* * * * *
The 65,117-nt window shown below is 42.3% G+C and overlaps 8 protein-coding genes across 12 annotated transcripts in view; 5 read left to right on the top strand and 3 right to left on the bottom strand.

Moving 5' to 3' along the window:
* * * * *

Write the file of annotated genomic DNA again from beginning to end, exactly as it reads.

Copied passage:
The 65,117-nt window shown below is 42.3% G+C and overlaps 8 protein-coding genes across 12 annotated transcripts in view; 5 read left to right on the top strand and 3 right to left on the bottom strand.

Moving 5' to 3' along the window: